From time to time, patients and caregivers in the support groups that I run ask about the difference between sadness and depression. When one is profoundly sad, it can be difficult to make a distinction between sadness and clinical depression. In our daily work with patients, developing an understanding of some of the differences in the ways that sadness and depression manifest can help us to untangle these two emotional states.
One of the key factors in determining whether an emotional state falls on the side of profound sadness or crosses the line into depression is the patient's internal sense of things. Sadness of any depth, though not something we enjoy or want to face, is generally manageable. That is, we sense we can handle it. It may be painful and even overwhelming for a time, but ultimately, we feel confident that we can cope with it. Some people describe profound sadness as heavy, blue, or gray. It can be expressed by "sad" music. It might emerge as an ache or a longing. It is sometimes locatable in the body ("the hole in my heart"). We can experience this emotion yet still imagine having fun, enjoying, laughing, and finding pleasure.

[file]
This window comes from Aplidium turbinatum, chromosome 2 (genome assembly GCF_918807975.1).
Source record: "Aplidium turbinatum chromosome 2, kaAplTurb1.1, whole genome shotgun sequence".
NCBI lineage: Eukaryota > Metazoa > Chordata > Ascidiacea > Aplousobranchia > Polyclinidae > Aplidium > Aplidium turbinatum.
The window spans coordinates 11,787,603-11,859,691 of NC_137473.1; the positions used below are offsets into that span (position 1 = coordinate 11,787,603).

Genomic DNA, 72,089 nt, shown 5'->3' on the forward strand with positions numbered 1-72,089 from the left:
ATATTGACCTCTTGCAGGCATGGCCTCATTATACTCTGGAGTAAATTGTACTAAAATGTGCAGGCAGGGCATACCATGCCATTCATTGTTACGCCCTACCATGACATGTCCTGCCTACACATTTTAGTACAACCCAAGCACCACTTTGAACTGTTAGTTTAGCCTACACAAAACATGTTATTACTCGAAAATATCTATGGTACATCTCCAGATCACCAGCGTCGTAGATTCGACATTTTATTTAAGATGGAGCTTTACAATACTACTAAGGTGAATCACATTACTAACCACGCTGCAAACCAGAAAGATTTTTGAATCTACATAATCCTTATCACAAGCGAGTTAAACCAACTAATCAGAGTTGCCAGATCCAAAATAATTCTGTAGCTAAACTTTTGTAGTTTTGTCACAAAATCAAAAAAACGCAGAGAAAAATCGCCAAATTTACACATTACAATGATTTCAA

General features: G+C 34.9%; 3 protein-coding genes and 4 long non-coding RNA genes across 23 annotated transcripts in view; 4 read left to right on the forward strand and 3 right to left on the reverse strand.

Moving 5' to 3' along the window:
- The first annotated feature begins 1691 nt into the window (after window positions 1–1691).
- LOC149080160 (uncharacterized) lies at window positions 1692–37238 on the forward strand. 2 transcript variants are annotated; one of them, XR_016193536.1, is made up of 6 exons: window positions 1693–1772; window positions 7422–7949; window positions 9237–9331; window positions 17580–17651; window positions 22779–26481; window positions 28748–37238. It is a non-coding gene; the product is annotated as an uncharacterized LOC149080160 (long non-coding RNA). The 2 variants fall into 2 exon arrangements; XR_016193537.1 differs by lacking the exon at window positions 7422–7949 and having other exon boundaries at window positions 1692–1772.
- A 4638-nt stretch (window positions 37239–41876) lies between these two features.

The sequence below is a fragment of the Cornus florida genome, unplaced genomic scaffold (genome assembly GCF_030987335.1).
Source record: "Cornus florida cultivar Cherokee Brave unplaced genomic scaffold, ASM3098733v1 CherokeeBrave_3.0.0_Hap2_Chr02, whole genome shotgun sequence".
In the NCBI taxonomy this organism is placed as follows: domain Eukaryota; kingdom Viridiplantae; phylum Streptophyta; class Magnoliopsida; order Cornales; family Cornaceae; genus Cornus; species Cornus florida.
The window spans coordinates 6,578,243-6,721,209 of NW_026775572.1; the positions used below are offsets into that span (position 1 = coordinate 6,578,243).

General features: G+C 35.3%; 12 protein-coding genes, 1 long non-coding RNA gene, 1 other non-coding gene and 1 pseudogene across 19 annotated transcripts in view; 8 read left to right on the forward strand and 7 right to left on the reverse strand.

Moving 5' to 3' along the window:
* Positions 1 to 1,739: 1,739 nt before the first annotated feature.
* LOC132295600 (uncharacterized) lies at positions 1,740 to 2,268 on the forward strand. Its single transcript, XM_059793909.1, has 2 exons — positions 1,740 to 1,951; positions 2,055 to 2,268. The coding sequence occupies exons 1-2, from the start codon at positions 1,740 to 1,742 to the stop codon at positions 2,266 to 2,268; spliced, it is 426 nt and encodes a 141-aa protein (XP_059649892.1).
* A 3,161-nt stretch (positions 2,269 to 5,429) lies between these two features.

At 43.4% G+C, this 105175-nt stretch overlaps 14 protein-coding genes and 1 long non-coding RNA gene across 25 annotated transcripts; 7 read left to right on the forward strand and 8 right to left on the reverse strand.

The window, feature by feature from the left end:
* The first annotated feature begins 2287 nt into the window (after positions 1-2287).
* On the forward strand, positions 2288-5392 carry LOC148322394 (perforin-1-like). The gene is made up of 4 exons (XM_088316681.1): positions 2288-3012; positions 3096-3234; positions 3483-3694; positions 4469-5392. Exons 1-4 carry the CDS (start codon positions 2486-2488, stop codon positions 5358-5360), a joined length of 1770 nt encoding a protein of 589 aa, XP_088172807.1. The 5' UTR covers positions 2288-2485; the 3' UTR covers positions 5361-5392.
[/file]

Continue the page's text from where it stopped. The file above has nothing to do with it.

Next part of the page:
Depression, on the other hand, is never OK. We sense that something is not right. Some describe depression as a black hole or a box -- a smothering, drowning, thick, black, impenetrable feeling. Sometimes one feels numb. Sometimes it is experienced as rage. Often it is simultaneously scary and sad, lonely, or angry for the person going through it. For many people with depression, even the saddest music doesn't capture the feeling. And, unlike sorrow, depression typically is not locatable in an isolated area of the body. One's whole being is overcome with it. It can make it impossible to do things, to move, to think, and to feel. When we are depressed, we have difficulty imagining anything that would give us pleasure -- ever.
The two feeling states can coexist. A person can be both sad and depressed. A bereaved spouse I worked with put it this way: "I know that I'm depressed, because I'm sliding down that slippery slope again. Thinking that death is my only way out is frightening but comforting, too. The cancer and losing G sent me downhill, but what makes me really sad is that I'm so messed up with the depression that I can't even remember the sound of his voice. Yeah, that's what makes me sad."
With cancer patients and caregivers, it is often a nurse's assessment that determines the course of mental healthcare. Making that judgment between sadness and depression can mean the difference between providing emotional support, knowing the sadness will pass with time, and discussing anti-depressant medication and making a referral to a mental health professional, because depression requires treatment. So many patients would never get the help they need if it weren't for the assessments their nurses are making every day!